Conclusion: Belle de Jour is realistic because it is a memoir and you don’t get any more realistic than that. It has equal legitimacy with, (and represents the experiences of sexworkers much more closely than) the stories of the women who call themselves survivors. It does not glamourise sex work; it only tells a true story and is less glamourising of sex work than sex bloggers are of sex.

 
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Posted by on February 8, 2013 in Film, Literature, Sex work

 

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Ruhama Agency ran the Magdalene Laundries: Round 2 of abusing fallen women, or, how sex workers replaced Magdalenes

The government disappointed survivors and Justice For Magdalenes campaigners yesterday by not apologising for being complicit. Perhaps if more people realised that the Ruhama Agency which is currently advising the government on sex work is run by the same people who ran the Magdalene Laundries, they would be even more outraged. The Magdalene Laundries were started for sex workers, then later began preying on unmarried mothers as well, and on women who committed minor crimes like taking a night off work or not paying for a train ticket. Sex workers were abused and died in the laundries, and now those same people are advising the government on policy which directly affects sex workers. And sex workers weren’t allowed into the Dail hearing where Ruhama was giving evidence to the government.

The Ruhama Agency was started in 1989, and its trustees continued to run both Ruhama Agency and the laundries together, until the last Magdalene laundry closed in 1996. Ruhama have refused to meet with Magdalene Laundries survivors and say they can’t pay compensation. Allegedly, they’ve also silenced sex workers online by taking down sex worker rights ads and paying for Ruhama ads that intercept search engine terms used to find sex workers’ activism sites. They also allegedly censored tweets about Ruhama abusing girls from an abolitionist parody Twitter account, which was suspended three times until yesterday when the Magdalene Laundries report came out. On the day when Ruhama feared the parody account would tweet about the report (or that people would be more interested in the parody), the account was suspended for a fourth time. Ruhama also replied to tweets about abuse, saying they were “serious allegations” when we all know – and the Magdalene Laundries survivors know – that it was all too real.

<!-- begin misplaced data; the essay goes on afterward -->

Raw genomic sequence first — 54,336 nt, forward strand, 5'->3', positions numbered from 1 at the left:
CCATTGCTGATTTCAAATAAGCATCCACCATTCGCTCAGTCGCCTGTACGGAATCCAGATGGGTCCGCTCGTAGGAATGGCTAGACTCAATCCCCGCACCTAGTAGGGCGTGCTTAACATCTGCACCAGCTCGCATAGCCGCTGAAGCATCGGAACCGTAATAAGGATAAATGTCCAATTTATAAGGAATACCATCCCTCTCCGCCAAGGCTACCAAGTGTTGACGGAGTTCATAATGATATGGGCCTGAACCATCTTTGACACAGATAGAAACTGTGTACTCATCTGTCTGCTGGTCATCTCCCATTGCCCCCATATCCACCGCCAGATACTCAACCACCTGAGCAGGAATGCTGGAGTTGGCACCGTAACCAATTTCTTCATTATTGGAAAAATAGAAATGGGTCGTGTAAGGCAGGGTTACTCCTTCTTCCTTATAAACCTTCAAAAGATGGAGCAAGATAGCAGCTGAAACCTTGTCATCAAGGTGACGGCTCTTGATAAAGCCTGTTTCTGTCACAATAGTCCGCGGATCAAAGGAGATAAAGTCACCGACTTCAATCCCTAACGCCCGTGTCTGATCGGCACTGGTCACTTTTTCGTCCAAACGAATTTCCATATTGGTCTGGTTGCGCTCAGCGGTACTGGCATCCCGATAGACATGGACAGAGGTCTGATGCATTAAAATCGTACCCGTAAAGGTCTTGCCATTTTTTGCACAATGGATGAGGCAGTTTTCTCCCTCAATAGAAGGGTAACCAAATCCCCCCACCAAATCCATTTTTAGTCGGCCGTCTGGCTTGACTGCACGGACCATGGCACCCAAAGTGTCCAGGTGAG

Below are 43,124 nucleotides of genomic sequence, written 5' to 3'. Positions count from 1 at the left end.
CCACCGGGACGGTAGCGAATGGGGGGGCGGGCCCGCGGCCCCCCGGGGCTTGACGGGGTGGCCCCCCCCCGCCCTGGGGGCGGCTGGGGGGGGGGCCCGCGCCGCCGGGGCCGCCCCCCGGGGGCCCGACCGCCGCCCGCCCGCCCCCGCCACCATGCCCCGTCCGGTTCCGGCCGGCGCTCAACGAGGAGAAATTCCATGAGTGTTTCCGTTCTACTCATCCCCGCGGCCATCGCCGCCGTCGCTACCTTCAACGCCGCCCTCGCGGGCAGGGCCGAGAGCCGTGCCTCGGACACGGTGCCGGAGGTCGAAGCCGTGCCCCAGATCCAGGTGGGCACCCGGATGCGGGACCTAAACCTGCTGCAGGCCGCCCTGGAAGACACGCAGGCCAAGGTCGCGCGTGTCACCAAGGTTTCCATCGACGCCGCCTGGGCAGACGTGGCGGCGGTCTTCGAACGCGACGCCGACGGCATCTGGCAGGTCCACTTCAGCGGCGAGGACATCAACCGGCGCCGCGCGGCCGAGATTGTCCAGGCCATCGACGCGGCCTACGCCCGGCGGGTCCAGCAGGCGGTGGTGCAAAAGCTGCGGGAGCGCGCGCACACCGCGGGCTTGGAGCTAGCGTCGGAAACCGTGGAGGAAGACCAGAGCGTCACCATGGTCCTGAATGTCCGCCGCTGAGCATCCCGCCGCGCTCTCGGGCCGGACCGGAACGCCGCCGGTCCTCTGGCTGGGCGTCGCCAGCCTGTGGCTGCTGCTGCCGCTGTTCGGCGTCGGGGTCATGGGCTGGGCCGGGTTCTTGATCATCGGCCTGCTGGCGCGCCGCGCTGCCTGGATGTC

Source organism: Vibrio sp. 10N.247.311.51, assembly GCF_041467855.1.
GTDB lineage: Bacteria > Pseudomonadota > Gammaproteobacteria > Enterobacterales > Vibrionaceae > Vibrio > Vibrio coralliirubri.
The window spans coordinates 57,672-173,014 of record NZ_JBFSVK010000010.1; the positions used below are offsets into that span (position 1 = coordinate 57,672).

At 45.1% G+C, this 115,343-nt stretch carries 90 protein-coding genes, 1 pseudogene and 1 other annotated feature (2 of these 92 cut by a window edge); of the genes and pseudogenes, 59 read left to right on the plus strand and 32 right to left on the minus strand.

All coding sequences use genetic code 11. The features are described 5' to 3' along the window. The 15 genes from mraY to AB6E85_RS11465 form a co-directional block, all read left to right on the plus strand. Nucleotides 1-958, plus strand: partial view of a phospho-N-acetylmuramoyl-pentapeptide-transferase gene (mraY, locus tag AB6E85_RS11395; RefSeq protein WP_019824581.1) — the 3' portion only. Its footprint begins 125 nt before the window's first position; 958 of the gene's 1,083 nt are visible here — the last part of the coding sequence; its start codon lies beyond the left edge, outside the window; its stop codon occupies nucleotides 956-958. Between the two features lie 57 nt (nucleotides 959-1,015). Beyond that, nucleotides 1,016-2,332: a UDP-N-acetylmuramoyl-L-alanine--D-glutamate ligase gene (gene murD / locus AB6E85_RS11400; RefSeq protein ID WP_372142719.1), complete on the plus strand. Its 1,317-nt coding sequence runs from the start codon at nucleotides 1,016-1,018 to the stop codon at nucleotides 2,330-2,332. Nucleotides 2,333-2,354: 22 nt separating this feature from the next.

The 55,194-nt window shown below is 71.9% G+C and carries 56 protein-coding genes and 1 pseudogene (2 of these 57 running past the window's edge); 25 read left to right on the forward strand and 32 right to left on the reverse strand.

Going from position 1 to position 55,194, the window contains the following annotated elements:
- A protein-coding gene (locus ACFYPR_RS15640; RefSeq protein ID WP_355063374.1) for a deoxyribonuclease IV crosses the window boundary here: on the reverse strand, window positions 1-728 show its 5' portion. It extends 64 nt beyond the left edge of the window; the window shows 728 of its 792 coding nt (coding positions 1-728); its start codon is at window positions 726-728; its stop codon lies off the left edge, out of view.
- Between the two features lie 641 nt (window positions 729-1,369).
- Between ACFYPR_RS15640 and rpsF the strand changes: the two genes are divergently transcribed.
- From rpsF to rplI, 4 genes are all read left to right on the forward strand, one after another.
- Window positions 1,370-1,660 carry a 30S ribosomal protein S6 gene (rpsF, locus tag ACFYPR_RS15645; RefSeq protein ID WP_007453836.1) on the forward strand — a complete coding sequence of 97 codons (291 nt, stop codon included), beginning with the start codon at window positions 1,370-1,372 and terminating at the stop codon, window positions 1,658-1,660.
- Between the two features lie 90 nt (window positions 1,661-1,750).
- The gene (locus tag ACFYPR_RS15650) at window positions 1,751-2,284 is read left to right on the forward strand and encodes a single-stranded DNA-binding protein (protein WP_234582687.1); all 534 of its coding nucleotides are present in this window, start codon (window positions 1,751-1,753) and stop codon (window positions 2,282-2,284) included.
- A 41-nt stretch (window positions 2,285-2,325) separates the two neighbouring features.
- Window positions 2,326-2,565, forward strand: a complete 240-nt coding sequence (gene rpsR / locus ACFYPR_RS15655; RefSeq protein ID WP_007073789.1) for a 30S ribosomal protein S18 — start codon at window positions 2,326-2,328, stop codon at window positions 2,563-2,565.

The next sex work hearing will be secret and will not be streamed, according to Pat O’Neary, as reported by individuals who emailed and phoned him. This is wrong – all policy must be made in the open and sex workers must be included as they’re affected most of all.

The Ruhama Agency is still being listened to and valued by the government while survivors are ignored (the Magdalene Laundries investigation was only started because the UN Commiitee Against Torture required it) and sex workers are not allowed to influence policies which affect them the most out of everyone (or even witness the hearing).

Even now amid the Magdalene Laundries controversy, those responsible are still excercising their power over fallen women – just not confining themselves to a few thousand women in the laundries. This time, the whole of Ireland is their playground. There has been little change – this is just Round Two of their state-sponsored attack on fallen women. Only, now sex workers have replaced the mix of sex workers, unmarried mothers and minor criminals who made up the “magdalenes”, and instead of enslaving women in convents, they’re actually lawmakers now.

Ruhama are contributing to making laws about sex workers by advising government. And the law they’re pushing for is the Swedish model which will result in more rape, murder and trafficking in the sex industry and expose sex workers to unsafe working conditions, abuse by police and control by pimps.  And, funded and listened to by a state which excluded its victims from the hearing, they might just succeed.

Interested? Here’s more…

Ruhama won’t meet with survivors of the Magdalene Laundries and claim they can’t pay compensation – even though they’ve recieved over 14 million euros since 2006 from the Health Service Executive alone. http://www.paddydoyle.com/laundry-orders-run-sex-workers-aid-group/

Media reports that Ruhama is run by those who ran the laundries, and is funded by TWO government depts! http://www.irishtimes.com/newspaper/ireland/2011/0625/1224299584327.html